_Composers – Mendelssohn

Classic Records and Audio Progress

Sonic Grade: F

Hall of Shame pressing and another Classic Records Classical LP debunked.

Classic Records ruined this album, as anyone who has played some of their classical reissues should have expected. Their version is dramatically more aggressive, shrill and harsh than the Shaded Dogs we’ve played, with almost none of the sweetness, richness and ambience that the best RCA pressings have in such abundance.

In fact their pressing is just plain awful, like most of the classical recordings they remastered, and should be avoided at any price.

Apparently, most audiophiles (including audiophile record reviewers) have never heard a top quality classical recording reproduced properly. If they had, Classic Records would have gone out of business immediately after producing their first three Living Stereo titles, all of which were dreadful and labeled as such by us way back in 1994. I’m not sure why the rest of the audiophile community was so easily fooled, but I can say that we weren’t, at least when it came to their classical releases.

(We admit to having made plenty of mistaken judgments about their jazz and rock, and we have the We Was Wrong entries to prove it.)

UPDATE 8/2010

Classic Records has officially gone under. They will not be missed, not by us anyway, except for this reason: to borrow a line from Richard Nixon, I guess we won’t have Classic Records to kick around anymore. We’ve been beating that dead horse since the day they started making records back in 1994. There are scores of commentaries on the site about their awful records for those who are interested.

The last review we wrote for the remastered Scheherazade, which fittingly ended up in our Hall of Shame, with an equally fitting sonic grade of F.

TAS Superdisc List to this day? Of course it is!

Audio Progress

With every improvement we’ve made to our system over the years, their records have somehow managed to sound progressively worse. (This is pretty much true for all Heavy Vinyl pressings, another good reason for our decision to stop carrying them in 2011.) That ought to tell you something.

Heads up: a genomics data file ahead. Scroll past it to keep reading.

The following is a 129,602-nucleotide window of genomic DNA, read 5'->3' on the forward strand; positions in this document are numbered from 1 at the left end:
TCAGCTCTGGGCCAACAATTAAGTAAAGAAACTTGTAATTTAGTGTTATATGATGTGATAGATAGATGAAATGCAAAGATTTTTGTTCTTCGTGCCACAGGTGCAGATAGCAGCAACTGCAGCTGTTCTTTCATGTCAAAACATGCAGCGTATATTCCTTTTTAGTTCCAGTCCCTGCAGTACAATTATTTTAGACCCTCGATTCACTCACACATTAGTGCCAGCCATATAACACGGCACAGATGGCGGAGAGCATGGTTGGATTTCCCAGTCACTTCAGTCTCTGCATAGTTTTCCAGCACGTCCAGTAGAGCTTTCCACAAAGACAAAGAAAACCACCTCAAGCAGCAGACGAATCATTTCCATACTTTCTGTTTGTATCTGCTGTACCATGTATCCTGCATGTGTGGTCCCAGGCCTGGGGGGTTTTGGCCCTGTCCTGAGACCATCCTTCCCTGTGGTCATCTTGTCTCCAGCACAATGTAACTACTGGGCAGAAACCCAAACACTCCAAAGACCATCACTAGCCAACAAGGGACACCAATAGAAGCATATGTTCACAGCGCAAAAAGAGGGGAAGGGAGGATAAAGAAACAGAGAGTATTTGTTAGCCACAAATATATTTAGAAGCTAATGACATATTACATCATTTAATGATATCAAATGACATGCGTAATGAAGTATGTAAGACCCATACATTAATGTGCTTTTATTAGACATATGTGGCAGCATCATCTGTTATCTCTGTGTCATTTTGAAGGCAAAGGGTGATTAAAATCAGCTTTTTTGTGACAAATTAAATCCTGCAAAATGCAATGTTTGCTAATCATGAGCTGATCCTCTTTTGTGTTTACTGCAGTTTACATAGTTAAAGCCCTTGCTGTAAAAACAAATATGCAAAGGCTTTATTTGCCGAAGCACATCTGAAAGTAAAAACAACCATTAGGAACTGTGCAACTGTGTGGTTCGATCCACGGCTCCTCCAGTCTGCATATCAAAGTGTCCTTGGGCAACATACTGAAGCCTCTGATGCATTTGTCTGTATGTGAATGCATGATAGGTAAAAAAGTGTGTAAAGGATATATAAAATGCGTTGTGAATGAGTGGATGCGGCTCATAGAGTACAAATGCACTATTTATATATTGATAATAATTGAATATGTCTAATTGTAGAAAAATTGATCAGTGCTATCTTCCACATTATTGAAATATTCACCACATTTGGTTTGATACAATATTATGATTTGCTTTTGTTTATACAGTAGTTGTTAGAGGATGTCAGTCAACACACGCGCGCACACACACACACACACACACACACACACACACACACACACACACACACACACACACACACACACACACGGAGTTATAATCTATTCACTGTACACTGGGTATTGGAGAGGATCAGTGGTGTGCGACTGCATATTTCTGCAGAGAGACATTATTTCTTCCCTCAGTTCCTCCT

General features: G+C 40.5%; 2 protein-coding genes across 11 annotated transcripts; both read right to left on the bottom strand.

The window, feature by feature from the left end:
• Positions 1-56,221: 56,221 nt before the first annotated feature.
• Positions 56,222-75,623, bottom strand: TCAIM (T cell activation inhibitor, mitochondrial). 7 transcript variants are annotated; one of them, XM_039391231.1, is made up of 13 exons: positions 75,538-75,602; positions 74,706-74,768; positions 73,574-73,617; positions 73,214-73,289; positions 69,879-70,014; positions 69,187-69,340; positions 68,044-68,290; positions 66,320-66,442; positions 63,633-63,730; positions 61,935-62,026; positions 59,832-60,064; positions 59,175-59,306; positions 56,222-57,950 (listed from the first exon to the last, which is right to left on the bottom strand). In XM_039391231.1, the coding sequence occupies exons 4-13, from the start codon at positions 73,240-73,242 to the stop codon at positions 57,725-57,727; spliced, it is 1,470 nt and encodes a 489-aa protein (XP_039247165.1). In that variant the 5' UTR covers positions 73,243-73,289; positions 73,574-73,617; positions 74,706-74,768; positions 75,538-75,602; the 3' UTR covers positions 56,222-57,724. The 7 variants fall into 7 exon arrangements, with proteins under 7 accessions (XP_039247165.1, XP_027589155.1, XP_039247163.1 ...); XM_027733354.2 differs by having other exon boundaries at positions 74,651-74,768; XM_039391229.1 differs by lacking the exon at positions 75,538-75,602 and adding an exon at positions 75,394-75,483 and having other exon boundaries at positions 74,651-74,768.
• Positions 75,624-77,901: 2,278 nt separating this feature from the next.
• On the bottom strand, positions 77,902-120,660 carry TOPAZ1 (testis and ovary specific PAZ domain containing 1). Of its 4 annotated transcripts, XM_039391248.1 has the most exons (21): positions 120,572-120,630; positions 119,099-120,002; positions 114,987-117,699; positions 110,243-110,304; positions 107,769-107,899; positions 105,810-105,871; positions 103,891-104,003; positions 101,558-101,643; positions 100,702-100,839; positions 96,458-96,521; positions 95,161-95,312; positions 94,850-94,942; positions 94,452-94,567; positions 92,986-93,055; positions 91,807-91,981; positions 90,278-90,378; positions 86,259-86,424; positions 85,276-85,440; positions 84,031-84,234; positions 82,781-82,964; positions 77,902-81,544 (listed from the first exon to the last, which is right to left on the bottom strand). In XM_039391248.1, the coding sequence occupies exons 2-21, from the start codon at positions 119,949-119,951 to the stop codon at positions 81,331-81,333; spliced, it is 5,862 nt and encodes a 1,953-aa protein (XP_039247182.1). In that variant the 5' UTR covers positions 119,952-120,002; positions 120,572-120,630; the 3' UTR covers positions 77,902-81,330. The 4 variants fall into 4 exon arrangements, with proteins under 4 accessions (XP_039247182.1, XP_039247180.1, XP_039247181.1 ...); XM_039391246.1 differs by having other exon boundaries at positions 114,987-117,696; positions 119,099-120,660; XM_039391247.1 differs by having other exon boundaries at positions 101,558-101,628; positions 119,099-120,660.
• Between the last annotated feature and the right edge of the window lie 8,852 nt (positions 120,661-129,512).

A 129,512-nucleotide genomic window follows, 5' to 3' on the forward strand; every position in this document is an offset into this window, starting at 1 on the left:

Better audio stops hiding and starts revealing the shortcomings of bad records. At the same time, and much more importantly, better audio reveals more and more of the strengths and beauty of good records.

Which of course begs the question of what actually is a good record — what it is that makes one record good and another bad — but luckily for you dear reader, you are actually on a site that has much to say about those very issues.

There are scores of commentaries on the site about the huge improvements in audio available to the discerning (and well-healed) audiophile. It’s the reason Hot Stampers can and do sound dramatically better than their Heavy Vinyl or Audiophile counterparts: because your stereo is good enough to show you the difference.

With an Old School System you will continue to be fooled by bad records, just as I and all my audio buds were fooled twenty and thirty years ago. Audio has improved immensely in that time. If you’re still playing Heavy Vinyl and Audiophile pressings, there’s a world of sound you’re missing. We would love to help you find it.

One amazing sounding  Orchestral Hot Stamper pressing might just be what it takes to get the ball rolling.


FURTHER READING

What to Listen For on Classical Records

Top Quality Classical “Sleeper” Recordings

Best Orchestral Performances with Top Quality Sound

Demo Disc Quality Orchestral Recordings

Well Recorded Classical Albums – The Core Collection

Well Recorded Classical Albums from The Core Collection Available Now

Mendelssohn and Bruch / The World of the Great Classics, Vol. 3

More of the music of Felix Mendelssohn (1809-1847)

Hot Stamper Pressings Featuring the Violin

  • A superb Decca reissue with Double Plus (A++) sound from the first note to the last
  • A spectacular Demo Disc Quality Orchestral recording – big, clear, rich, dynamic, transparent and energetic
  • The violin is so sweet and present, so rich, natural and real, you will forget you’re listening to a record at all